Judgement day on plans for UK’s biggest solar park due

Article by Gerry Warren, Kent Online 27th May 2020.

The anxiously-awaited decision on whether the UK’s biggest solar park can be built in Kent is due tomorrow.

The Secretary of State for Business, Environment and Industrial Strategy, Alok Sharma, is expected to reveal his verdict on the controversial plans for the one million solar panel development in Graveney.

The proposed Cleve Hill solar park

The minister will have been weighing up the benefits of the Cleve Hill project, which will generate 350 megawatts of ‘clean’ energy to power more than 91,000 homes, with what thousands of objectors say is the environmental devastation of 900 acres of marshland habitat, vital for breeding and migrating birds.

They also have serious safety concerns about a huge lithium battery storage plant the size of 20 football pitches planned for the site to store energy. Opponents claim the battery is at risk of blowing up with the ferocity of a “small nuclear bomb”. 

In recent weeks the company behind the project, Hive Energy, which would be the UK’s biggest solar farm, went on the offensive to press home what it says are its advantages.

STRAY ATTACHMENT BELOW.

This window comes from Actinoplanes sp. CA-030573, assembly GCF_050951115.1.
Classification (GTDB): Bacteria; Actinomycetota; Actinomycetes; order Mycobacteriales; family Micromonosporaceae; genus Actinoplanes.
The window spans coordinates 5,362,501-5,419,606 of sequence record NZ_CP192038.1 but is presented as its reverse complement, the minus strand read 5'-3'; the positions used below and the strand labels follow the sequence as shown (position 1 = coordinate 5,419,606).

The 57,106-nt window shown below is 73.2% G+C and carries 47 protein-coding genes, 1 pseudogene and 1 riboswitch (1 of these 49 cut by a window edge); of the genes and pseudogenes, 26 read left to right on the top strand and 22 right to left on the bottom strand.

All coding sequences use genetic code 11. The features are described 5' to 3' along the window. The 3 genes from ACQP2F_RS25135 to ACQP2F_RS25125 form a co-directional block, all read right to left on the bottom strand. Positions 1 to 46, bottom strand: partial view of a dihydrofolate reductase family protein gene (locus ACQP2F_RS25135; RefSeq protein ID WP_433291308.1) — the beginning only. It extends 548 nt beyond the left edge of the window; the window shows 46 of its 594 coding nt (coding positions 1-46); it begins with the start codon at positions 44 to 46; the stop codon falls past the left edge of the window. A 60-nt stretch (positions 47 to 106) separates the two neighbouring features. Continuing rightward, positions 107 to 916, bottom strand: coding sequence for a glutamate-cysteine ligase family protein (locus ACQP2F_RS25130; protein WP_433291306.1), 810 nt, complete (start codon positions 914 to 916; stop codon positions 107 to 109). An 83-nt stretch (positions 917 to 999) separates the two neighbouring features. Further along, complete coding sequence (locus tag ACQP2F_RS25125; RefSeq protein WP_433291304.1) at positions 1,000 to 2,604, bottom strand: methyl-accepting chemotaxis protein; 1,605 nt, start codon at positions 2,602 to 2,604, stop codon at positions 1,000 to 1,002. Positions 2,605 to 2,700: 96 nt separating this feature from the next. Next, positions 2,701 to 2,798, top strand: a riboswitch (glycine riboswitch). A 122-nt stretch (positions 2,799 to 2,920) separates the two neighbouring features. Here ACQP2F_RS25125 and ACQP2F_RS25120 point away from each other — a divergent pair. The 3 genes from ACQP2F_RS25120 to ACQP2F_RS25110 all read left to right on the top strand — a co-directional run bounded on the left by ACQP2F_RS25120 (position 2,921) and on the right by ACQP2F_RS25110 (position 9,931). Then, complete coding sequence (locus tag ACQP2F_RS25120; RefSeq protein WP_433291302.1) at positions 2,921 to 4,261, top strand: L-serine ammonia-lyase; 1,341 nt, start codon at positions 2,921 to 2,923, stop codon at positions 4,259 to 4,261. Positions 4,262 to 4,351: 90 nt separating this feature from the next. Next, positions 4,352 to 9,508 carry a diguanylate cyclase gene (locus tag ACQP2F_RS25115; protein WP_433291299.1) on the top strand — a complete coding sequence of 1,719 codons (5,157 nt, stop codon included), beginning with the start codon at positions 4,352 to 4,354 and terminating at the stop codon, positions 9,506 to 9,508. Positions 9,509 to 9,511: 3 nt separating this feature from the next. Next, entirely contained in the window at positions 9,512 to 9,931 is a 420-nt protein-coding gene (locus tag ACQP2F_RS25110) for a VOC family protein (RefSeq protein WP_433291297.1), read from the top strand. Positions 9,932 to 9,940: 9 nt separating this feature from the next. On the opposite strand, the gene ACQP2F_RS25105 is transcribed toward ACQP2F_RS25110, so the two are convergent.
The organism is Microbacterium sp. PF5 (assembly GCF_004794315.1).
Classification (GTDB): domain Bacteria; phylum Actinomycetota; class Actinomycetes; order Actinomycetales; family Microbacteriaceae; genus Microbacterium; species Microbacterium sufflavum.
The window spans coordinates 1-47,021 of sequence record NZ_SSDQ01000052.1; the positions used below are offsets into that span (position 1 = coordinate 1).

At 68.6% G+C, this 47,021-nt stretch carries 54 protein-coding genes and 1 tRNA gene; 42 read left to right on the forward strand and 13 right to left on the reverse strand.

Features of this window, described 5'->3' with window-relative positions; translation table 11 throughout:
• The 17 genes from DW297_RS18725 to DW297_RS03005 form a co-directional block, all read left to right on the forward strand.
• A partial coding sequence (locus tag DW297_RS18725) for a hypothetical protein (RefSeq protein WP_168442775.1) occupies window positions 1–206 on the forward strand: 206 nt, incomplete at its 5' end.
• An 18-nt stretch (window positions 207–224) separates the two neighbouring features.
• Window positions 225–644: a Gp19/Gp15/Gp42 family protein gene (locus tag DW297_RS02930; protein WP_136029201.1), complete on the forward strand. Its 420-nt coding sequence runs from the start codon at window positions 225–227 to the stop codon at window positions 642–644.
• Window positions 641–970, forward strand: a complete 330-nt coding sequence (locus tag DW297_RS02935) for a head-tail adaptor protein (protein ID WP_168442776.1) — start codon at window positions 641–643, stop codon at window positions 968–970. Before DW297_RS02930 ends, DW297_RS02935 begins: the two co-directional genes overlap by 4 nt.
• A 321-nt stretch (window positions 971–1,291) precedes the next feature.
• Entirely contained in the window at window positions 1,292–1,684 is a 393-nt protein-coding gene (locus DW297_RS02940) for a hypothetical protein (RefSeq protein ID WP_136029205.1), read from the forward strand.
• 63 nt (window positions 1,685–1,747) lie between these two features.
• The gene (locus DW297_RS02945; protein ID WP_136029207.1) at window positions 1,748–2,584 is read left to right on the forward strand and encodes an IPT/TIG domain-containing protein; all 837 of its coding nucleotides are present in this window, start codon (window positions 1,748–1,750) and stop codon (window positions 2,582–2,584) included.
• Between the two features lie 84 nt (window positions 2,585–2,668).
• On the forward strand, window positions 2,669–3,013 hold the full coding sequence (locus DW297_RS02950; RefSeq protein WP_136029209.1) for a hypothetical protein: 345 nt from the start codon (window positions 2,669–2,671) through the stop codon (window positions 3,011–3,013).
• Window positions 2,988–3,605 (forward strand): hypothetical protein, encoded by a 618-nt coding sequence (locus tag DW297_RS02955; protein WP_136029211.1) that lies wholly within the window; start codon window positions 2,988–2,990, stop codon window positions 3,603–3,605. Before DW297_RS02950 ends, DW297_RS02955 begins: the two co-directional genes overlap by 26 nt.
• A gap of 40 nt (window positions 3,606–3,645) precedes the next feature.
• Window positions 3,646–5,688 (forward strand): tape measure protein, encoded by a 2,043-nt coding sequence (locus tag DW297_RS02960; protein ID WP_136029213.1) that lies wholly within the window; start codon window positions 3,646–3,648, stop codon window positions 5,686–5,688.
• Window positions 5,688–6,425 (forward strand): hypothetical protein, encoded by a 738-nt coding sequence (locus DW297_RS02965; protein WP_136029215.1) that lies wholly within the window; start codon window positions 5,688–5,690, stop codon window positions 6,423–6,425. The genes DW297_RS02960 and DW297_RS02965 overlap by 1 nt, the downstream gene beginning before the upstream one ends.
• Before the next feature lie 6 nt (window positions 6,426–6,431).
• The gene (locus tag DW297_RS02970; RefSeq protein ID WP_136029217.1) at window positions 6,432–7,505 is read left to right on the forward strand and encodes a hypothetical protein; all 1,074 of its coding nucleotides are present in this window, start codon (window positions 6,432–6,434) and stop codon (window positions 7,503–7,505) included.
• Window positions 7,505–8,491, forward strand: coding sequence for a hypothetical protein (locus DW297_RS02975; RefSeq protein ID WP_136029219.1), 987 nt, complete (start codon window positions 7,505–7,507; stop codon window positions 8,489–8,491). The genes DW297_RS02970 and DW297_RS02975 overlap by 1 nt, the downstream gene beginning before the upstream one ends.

It is highlighting the planned measures to support the environment, including what bosses claim will be one of the largest areas of meadow in the south-east.

Other plans include habitat such as grassland, native hedgerows and woodland habitats, all of which will offer “a significant improvement for wildlife in comparison to how the land has been previously intensively farmed.”

The scheme was first proposed in 2017 and has been widely consulted on, culminating in a public inquiry last year. Its findings and recommendation will now be with the minister.

Hive Energy says the decision comes at an important time with the UK becoming the first major economy to pass law to bring all greenhouse gas emissions to net zero by 2050.

The company adds: “Cleve Hill Solar Park is a project supported by national policy for onshore renewable energy as well as the government’s Clean Growth Plan and legally binding zero carbon targets.

“The consensus is that action is needed on climate change now. Cleve Hill Solar Park offers a low cost, safe and low carbon way of delivering clean power to thousands of homes and provides a real opportunity for Kent and Swale to meet their zero carbon obligations.”

Objectors fear the decision is “on a knife edge” and have been urging support for a change.org petition against the development launched by the Faversham Society which has already attracted more than 4,000 signatures.

Members are also appealing to objectors to email Mr Sharma direct at Secretary.State@beis.gov.uk.

The scheme is also being opposed by Faversham and Mid-Kent MP Helen Whately and the town council as well as Kent Wildlife Trust and the RSPB.